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Religious Movements

Joseph Dov Soloveitchik

As the rosh yeshiva (religious head) of Yeshiva University from 1941–1985 and chief legal decisor for Modern Orthodox Jews in America, Joseph Dov Soloveitchik shaped Jewish practice and public opinion through the era of second-wave feminism.

Carrie Obendorfer Simon

Carrie Obendorfer Simon helped shape the Reform movement as founder of the National Federation of Temple Sisterhoods, which quickly became the largest Jewish women’s organization in America.

Nima Adlerblum's Book Memoirs of Childhood

nima_adlerblum_cover.jpg

Cover of Nima Adlerblum's book, published after her death. She was a writer, educator, and Zionist activist in New York and Jerusalem.

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Public Domain

Cover of Nima Adlerblum's book, published after her death. She was a writer, educator, and Zionist activist in New York and Jerusalem.

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Rivka Haut

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Rivka Haut.
Courtesy of Tamara Weissman
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JWA use only on jwa.org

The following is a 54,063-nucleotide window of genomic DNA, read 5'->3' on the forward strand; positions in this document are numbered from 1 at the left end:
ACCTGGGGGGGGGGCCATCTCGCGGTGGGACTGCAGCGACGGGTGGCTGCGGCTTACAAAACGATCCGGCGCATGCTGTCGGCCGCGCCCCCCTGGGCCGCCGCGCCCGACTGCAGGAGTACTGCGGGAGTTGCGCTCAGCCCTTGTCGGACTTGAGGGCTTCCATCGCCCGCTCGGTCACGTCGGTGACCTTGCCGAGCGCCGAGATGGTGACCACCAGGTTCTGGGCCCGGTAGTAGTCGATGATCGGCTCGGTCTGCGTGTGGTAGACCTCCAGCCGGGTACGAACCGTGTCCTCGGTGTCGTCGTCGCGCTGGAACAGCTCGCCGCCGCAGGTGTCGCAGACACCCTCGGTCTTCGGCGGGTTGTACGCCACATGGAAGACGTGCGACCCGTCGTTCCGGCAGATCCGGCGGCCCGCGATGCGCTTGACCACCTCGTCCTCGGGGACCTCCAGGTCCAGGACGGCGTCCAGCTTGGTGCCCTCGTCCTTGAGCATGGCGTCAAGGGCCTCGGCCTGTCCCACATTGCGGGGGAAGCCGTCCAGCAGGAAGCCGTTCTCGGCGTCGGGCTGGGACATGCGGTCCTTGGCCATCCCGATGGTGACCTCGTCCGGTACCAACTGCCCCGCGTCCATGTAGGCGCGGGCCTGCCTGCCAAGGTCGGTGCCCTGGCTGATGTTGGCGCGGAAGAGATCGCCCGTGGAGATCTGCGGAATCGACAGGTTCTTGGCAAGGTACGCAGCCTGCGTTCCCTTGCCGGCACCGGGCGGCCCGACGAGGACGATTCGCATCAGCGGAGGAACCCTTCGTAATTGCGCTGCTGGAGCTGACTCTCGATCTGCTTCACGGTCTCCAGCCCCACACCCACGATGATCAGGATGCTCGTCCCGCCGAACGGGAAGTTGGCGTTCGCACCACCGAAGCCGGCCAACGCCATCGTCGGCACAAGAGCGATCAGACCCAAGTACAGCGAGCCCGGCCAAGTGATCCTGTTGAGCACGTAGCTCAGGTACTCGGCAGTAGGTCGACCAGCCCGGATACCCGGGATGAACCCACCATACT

Rivka Haut.

Courtesy of Tamara Weissman

Related content:

Rivka Haut

rivka2.jpg
Orthodox feminist activist Rivka Haut.
Courtesy of Tamara Weissman
Rights
JWA use only on jwa.org

Orthodox feminist activist Rivka Haut.

Courtesy of Tamara Weissman

Related content:

Penina Moïse

Penina Moïse shaped Jewish culture through her poetry as the first woman poet included in an American prayer book.

Deborah Marcus Melamed

Deborah Marcus Melamed encouraged Jewish women to form their own relationship with Jewish practice through her 1927 book The Three Pillars, an interpretive guide to rituals and customs.

Leandra Medine

Through her fashion blog, Man Repeller, Leandra Medine argues that fashion should be about what women find interesting and exciting to wear, not just attracting a man.

Ruth Kisch-Arendt

Ruth Kisch-Arendt became one of Germany’s foremost performers of lieder—nineteenth–century allegorical poems set to music—through the intense period of anti-Semitism leading up to the Holocaust, then used her talents to highlight great Jewish composers after WWII.

Mordecai Kaplan

The founder of Reconstructionist Judaism, Mordecai Kaplan struck a fundamental blow for women’s participation in Jewish ritual with the bat mitzvah of his eldest daughter, Judith.

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How to cite this page

Jewish Women's Archive. "Religious Movements." (Viewed on February 10, 2016) <http://jwa.org/topics/religious-movements>.

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